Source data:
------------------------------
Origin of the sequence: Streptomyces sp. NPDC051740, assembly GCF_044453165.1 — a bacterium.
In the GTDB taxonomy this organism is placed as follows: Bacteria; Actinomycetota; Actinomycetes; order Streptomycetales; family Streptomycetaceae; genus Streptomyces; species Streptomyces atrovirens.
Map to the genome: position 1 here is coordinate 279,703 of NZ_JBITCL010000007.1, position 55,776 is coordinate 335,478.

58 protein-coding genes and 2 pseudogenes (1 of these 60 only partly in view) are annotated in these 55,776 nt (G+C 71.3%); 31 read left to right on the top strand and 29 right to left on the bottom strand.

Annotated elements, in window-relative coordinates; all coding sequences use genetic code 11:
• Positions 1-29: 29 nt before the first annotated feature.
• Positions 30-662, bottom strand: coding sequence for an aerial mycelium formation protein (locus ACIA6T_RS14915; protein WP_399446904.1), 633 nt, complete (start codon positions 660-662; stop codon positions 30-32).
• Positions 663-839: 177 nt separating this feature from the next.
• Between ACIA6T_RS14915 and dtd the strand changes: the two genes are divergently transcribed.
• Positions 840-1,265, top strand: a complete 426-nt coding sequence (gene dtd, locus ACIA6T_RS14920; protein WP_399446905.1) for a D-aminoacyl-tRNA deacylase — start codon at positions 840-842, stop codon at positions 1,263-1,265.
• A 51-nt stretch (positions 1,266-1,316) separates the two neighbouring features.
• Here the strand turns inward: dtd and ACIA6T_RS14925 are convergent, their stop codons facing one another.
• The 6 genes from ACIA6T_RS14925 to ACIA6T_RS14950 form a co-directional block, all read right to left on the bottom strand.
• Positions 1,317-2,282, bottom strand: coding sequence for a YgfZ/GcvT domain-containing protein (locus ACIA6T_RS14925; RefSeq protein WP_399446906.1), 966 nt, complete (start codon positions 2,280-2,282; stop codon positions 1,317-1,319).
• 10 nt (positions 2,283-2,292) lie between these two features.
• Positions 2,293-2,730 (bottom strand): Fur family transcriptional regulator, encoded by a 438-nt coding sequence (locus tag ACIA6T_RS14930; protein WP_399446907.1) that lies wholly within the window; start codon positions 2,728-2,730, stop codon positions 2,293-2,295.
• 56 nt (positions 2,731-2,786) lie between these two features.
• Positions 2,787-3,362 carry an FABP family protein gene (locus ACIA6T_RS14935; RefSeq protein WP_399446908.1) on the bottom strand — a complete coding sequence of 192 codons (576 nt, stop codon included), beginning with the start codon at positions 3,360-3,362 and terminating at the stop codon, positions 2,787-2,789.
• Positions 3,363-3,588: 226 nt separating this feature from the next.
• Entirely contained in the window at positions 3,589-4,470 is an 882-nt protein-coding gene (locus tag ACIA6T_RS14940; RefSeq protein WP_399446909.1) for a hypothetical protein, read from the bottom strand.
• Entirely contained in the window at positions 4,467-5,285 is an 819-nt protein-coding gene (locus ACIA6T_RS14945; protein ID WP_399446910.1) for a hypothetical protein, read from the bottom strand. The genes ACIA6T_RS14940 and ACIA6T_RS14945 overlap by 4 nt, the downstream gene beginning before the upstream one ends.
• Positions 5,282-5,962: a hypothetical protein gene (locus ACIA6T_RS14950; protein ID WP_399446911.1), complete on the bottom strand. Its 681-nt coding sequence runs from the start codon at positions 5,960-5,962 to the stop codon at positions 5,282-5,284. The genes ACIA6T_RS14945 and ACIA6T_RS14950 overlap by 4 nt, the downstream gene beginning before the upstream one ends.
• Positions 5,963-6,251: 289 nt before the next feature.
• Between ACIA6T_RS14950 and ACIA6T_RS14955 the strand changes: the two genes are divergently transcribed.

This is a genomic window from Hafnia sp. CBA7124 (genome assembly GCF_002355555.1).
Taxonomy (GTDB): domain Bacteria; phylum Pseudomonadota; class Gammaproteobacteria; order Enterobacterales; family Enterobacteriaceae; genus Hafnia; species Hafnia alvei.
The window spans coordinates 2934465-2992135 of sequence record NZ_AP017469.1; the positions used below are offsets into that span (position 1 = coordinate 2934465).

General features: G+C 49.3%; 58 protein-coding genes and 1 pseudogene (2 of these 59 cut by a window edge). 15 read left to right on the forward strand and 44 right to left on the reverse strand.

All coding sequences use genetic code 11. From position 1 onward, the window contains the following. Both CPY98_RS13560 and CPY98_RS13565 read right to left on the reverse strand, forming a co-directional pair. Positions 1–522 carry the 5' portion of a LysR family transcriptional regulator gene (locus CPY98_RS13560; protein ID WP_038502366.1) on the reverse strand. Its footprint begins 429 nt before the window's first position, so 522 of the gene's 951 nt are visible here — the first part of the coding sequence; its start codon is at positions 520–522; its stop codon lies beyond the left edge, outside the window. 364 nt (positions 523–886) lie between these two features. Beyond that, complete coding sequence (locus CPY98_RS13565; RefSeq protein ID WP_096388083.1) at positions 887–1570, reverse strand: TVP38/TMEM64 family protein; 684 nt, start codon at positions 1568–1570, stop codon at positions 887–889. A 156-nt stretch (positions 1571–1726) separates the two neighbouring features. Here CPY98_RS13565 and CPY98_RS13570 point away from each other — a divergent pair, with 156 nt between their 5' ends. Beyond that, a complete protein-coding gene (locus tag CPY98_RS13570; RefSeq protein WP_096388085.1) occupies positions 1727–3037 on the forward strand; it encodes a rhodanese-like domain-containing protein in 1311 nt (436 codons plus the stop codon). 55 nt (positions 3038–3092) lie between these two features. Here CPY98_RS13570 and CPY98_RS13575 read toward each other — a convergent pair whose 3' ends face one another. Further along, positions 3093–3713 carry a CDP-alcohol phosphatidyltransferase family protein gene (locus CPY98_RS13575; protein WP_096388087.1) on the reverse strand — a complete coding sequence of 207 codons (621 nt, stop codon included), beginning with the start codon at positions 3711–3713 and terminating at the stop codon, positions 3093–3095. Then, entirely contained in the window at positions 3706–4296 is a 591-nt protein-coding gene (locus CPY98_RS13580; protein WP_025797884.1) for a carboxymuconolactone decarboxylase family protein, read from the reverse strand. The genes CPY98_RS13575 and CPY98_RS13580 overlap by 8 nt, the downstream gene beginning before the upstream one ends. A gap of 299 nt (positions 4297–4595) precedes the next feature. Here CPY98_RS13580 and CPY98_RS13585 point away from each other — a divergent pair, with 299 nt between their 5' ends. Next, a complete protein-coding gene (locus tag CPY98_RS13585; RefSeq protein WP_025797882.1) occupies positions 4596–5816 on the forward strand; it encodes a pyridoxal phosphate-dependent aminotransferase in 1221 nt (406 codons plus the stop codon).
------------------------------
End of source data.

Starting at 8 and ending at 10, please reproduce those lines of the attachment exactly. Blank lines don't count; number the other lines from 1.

• Positions 663-839: 177 nt separating this feature from the next.
• Between ACIA6T_RS14915 and dtd the strand changes: the two genes are divergently transcribed.
• Positions 840-1,265, top strand: a complete 426-nt coding sequence (gene dtd, locus ACIA6T_RS14920; protein WP_399446905.1) for a D-aminoacyl-tRNA deacylase — start codon at positions 840-842, stop codon at positions 1,263-1,265.